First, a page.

Kings Fund report highlights urgent need for reform to halt ‘deep decline’ of adult social care

More people are requesting social care but fewer are getting the help they need, according to a report calling for urgent reform to halt the sector’s “deep decline”.

Around 120,000 more people had requested social care support from councils since 2015/16, with 14,000 fewer people receiving long or short-term help, according to NHS Digital figures analysed in a report by the King’s Fund.

The think tank’s annual assessment of England’s social care sector, covering the latest available figures up to 2019/20, paints an overall picture of “deep decline, with many key indicators continuing to move in the wrong direction”.

It cited the long-term trend for increasing demand to “outstrip service delivery because local authority budgets cannot afford it”.

Local authority spending on social care was at a similar level to expenditure in 2010/11, but spending per person had reduced when taking into account population growth.

While spending had increased in recent years after a fall, it said much of this extra funding was going towards the increasing costs of providing care, rather than on providing services to more people.

The report also said the failure of a means-tested threshold to keep pace with inflation had resulted in it becoming “even meaner”, and fewer people qualifying for help.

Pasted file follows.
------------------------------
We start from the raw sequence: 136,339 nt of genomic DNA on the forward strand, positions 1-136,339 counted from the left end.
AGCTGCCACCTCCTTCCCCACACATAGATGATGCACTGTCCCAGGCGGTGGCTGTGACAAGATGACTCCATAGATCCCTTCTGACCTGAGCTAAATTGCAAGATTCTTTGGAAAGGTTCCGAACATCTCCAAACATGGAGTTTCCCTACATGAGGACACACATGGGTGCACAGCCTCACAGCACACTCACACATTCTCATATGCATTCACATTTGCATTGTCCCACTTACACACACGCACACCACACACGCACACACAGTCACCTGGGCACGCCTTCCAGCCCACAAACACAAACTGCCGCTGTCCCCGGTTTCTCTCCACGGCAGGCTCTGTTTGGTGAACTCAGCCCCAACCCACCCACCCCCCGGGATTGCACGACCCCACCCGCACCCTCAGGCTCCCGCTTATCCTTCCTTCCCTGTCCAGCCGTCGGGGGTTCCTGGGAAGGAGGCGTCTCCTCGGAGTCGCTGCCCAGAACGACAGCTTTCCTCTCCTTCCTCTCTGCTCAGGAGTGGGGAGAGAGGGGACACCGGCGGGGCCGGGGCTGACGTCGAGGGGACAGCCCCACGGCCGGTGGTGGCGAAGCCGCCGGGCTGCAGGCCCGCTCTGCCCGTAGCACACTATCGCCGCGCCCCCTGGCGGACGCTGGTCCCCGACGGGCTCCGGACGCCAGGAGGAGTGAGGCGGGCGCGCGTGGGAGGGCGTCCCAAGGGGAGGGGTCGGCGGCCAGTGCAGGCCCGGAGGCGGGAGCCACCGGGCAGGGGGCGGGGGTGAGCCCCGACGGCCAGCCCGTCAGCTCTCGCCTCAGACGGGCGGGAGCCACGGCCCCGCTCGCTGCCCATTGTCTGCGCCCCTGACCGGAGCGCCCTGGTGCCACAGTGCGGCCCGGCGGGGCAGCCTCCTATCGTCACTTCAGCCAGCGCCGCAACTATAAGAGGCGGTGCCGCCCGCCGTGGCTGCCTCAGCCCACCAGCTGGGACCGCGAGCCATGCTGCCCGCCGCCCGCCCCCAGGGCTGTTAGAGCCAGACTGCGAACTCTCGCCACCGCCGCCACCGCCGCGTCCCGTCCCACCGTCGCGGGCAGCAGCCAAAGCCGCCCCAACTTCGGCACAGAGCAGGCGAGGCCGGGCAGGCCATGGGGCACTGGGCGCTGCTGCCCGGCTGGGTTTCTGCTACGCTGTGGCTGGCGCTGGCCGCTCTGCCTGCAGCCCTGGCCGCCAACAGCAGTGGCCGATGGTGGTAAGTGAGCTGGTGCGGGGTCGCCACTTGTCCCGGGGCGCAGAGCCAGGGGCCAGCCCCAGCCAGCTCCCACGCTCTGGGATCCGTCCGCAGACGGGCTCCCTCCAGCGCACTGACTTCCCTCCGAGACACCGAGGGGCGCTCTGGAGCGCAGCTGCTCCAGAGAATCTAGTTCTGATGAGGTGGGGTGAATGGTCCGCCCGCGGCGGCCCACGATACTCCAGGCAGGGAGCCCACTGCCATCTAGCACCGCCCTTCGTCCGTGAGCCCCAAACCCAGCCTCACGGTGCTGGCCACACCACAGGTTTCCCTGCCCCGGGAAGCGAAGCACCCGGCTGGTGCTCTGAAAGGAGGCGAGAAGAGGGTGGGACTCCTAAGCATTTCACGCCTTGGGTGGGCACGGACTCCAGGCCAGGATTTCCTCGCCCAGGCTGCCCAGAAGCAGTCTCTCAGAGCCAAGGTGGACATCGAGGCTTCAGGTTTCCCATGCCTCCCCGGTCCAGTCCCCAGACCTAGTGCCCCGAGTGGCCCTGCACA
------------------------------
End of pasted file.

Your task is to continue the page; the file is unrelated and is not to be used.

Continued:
If the upper earnings limit – over which individuals must entirely fund their care – had increased in line with inflation, it would be £5,995 higher than it currently was.

Staff vacancies had fallen but remained at a high level, the analysis noted, and while care worker pay was rising, it was not doing so as fast as in other sectors.

In 2012/13, care workers were paid more than cleaners and sales assistants, but by 2019/20 they had been overtaken, it said.

Care groups, charities and politicians have long been calling for a social care plan for long-term reform, as promised by the Prime Minister in his first speech after being elected in July 2019.

The analysis puts further pressure on the Government to set out proposals in next week’s Queen’s Speech.

On Wednesday, Boris Johnson did not say, when asked, whether he would use this opportunity to detail social care reforms.

Lead author and senior fellow at the King’s Fund, Simon Bottery (pictured), said: “Following a decade of neglect, there is a continuing gulf between what people need and what they receive.

“The latest data paints a bleak picture with few causes for optimism. Even where measures have improved, there are often caveats.

“Local authority spending on social care has finally returned to the levels of 2010/11 but not if you take population growth into account: spending per person has fallen. Care worker pay has improved but is not rising as fast as other sectors so vacancies remain high.

“Demand is likely to go on increasing but local authorities do not have the money to meet it.

“If we are to avoid reporting on a further bleak round of indicators in future years, we urgently need the long-term, wide-ranging reform for adult social care that the Prime Minister promised after the general election.”

The report highlighted six key actions needed to improve the sector, including more funding and wider eligibility for help.

It also called for better pay, training and development for staff, more control and choice over services, a greater focus on prevention and more support for carers.

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